Acknowledgments. An acknowledgment is typically performed on documents controlling or conveying ownership of valuable assets. Such documents include real property deeds, powers of attorney and trusts. For an acknowledgment, the signer must appear in person at the time of notarization to be positively identified and to declare (“acknowledge”) that the signature on the document is his or her own, that it was willingly made and that the provisions in the document are intended to take effect exactly as written. Jurats. A jurat is typically performed on evidentiary documents that are critical to the operation of our civil and criminal justice system. Such documents include affidavits, depositions and interrogatories. For a jurat, the signer must appear in person at the time of notarization to sign the document and to speak aloud an oath or affirmation promising that the statements in the document are true. (An oath is a solemn pledge to a Supreme Being; an affirmation is an equally solemn pledge on one’s personal honor.) A person who takes an oath or affirmation in connection with an official proceeding may be prosecuted for perjury should he or she fail to be truthful.
Certified Copies. A copy certification is performed to confirm that a reproduction of an original document is true, exact and complete. Such originals might include college degrees, passports and other important one-and-only personal papers which cannot be copy-certified by a public record office such as a bureau of vital statistics and which the holder must submit for some purpose but does not want to part with for fear of loss. This type of notarization is not an authorized notarial act in every state, and in the jurisdictions where it is authorized, may be executed only with certain kinds of original document.
Each state and U.S. territorial jurisdiction adopts its own laws governing the performance of notarial acts. While these different notarial laws are largely congruent when it comes to the most common notarizations, namely acknowledgments and jurats, there are unusual laws in a number of states. In the state of Washington, for example, certification of the occurrence of an act or event is an authorized notarization. And in Maine, Florida and South Carolina, performing a marriage rite is an allowed notarial act.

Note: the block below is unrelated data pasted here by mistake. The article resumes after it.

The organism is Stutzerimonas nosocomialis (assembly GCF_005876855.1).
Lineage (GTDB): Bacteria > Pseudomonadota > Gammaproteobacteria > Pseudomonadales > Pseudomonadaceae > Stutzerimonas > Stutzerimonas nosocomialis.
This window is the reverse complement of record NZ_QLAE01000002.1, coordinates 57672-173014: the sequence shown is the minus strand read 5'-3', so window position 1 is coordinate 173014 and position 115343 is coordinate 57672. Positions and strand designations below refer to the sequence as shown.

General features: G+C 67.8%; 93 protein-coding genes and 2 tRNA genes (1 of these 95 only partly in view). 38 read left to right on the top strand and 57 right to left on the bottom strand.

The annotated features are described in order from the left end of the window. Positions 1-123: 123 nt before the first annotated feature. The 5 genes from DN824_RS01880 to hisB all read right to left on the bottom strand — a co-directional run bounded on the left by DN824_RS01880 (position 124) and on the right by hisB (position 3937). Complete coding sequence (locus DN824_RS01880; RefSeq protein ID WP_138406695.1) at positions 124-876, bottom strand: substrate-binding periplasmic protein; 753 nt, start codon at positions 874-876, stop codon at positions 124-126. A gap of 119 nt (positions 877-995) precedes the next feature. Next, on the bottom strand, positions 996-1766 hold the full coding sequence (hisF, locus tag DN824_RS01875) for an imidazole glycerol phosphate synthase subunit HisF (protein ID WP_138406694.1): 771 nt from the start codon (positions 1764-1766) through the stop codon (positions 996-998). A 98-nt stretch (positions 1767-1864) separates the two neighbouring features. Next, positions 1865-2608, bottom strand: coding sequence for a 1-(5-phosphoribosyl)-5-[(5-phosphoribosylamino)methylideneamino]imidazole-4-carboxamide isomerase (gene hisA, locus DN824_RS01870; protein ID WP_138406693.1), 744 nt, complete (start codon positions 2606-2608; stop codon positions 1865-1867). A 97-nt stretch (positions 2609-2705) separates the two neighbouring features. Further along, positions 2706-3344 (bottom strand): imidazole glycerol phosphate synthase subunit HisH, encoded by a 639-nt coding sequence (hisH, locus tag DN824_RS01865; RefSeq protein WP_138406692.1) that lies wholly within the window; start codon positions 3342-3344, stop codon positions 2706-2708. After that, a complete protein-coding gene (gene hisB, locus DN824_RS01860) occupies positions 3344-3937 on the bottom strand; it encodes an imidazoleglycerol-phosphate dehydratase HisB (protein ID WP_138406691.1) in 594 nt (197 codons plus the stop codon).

Proper Forms of ID
Some states specify the types of ID a Notary may accept to identify a signer but many states leave the determination of an ID's suitability up to the Notary. If your state does not specify what ID signers may use, the NNA recommends the Notary ask for identification documents issued by the state or federal government that contain a photograph, a physical description and the bearer’s signature. These elements provide a basis for comparison with the actual physical appearance and signature of the person requesting the notarization.
Acceptable Forms of Identification for Notary Services
• Acceptable Forms of Identification for Notary Services • State-issued driver's license • State-issued identification card • U.S. passport issued by the U.S. Department of State • U.S. military ID • State, county and local government IDs • Permanent resident card, or "green card," issued by the U.S. Citizenship and Immigration Services • Foreign passport* • Driver's license officially issued in Mexico or Canada* • State-issued driver's license • State-issued identification card • U.S. passport issued by the U.S. Department of State • U.S. military ID • State, county and local government IDs • Permanent resident card, or "green card," issued by the U.S. Citizenship and Immigration Services • Foreign passport* • Driver's license officially issued in Mexico or Canada* *Only in some states. Although these are commonly accepted forms of ID, your state may have different requirements. Be sure to familiarize yourself with and follow your state's laws addressing acceptable signer identification.